The story is similar at other retailers. If you don’t secure a spot at the front of the line or log online the moment a sale starts, you could miss your shot at these big deals. Shoppers should look for stores with doorbuster guarantees. In some cases, as long as you arrive at a certain time, you can be guaranteed the low price.

» MORE: When is Black Friday 2016 (really)?

2. Discounts are often inflated

Deals can be difficult to grab, but they can also be misleading. Last year, a NerdWallet study found that major department stores inflated the amount of some of their Black Friday discounts to make deals appear better than they actually were.

For instance, depending on where you shopped, the same-priced coffee maker could have looked like a better bargain. The Keurig K45 Elite Single-Serve Coffee or Tea Brewing System was on sale for $89.99 at Macy’s and Kohl’s during Black Friday 2015 and for $89.98 at Stage. But each of these retailers advertised a different regular retail price: $174.99 for Macy’s, $149.99 for Kohl’s and $119.98 for Stage. If you shopped at Macy’s, it looked like you were saving $85, but at Kohl’s, it appeared you were saving only $60 — despite the fact that the product was on sale for the identical price.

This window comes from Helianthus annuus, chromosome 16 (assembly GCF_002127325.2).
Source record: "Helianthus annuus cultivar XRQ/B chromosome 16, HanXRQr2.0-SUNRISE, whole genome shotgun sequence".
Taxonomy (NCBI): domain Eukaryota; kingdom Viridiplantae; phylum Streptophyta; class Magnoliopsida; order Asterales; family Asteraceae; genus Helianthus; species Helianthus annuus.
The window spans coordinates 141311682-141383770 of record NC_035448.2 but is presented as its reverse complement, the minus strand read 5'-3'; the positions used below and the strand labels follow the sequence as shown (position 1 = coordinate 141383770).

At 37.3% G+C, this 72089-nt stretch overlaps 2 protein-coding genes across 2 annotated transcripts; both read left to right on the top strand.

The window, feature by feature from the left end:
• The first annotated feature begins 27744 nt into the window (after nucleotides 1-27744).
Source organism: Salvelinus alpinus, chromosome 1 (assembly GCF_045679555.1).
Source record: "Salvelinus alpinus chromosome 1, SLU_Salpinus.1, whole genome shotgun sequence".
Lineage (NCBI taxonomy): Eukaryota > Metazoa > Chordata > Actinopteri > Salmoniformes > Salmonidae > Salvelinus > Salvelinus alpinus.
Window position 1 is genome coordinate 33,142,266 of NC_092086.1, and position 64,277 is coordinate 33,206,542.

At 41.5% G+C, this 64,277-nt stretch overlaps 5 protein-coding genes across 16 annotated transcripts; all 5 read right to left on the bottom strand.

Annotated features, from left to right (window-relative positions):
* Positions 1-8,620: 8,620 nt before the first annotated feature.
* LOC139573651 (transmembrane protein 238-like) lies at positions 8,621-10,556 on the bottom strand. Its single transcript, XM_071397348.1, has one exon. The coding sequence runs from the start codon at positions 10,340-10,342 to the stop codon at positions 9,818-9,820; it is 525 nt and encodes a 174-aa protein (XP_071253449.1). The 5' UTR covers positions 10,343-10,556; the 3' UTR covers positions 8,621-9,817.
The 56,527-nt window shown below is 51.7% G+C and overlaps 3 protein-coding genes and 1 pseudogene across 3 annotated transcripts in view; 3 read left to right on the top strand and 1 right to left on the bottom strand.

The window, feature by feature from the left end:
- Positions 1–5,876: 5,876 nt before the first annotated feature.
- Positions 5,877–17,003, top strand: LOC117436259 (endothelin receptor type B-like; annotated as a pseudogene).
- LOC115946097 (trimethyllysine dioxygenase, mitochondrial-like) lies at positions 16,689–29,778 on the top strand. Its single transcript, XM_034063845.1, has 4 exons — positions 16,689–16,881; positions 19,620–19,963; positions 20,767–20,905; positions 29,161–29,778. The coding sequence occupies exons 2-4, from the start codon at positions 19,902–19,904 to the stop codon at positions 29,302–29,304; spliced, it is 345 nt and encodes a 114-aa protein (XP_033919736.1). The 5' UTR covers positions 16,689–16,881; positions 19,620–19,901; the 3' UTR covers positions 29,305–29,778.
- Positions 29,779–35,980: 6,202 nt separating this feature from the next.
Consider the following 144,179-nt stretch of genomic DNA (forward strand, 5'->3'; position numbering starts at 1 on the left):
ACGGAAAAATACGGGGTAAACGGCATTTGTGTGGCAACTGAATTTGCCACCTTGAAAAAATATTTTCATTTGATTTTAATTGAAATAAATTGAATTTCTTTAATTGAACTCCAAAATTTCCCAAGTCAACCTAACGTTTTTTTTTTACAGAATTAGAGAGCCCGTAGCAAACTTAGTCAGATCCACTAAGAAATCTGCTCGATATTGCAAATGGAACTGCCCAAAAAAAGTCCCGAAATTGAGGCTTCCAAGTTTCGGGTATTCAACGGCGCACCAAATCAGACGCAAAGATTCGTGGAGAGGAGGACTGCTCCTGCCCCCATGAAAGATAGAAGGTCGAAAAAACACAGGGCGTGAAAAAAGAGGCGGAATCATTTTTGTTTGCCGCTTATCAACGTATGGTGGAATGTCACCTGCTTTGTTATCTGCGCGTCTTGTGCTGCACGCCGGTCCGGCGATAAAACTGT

If you shop this year on Black Friday, don’t pay attention to the supposed percentage of the discounts. Instead, judge the value of a product based on the sale price and how it compares with the item’s price at other stores.

3. Price matching may be exempt

Price matching is a common practice that allows customers to show retailers proof of a lower price elsewhere on an identical product and ask the store to match that competitor’s price.

But many retailers suspend their price-matching policies on Black Friday. At Target, “Price matching and adjustments will not be allowed for prices from Thanksgiving Day through the end of the following week, whether offered by Target or a competitor. Exclusion dates are November 24 through December 3.”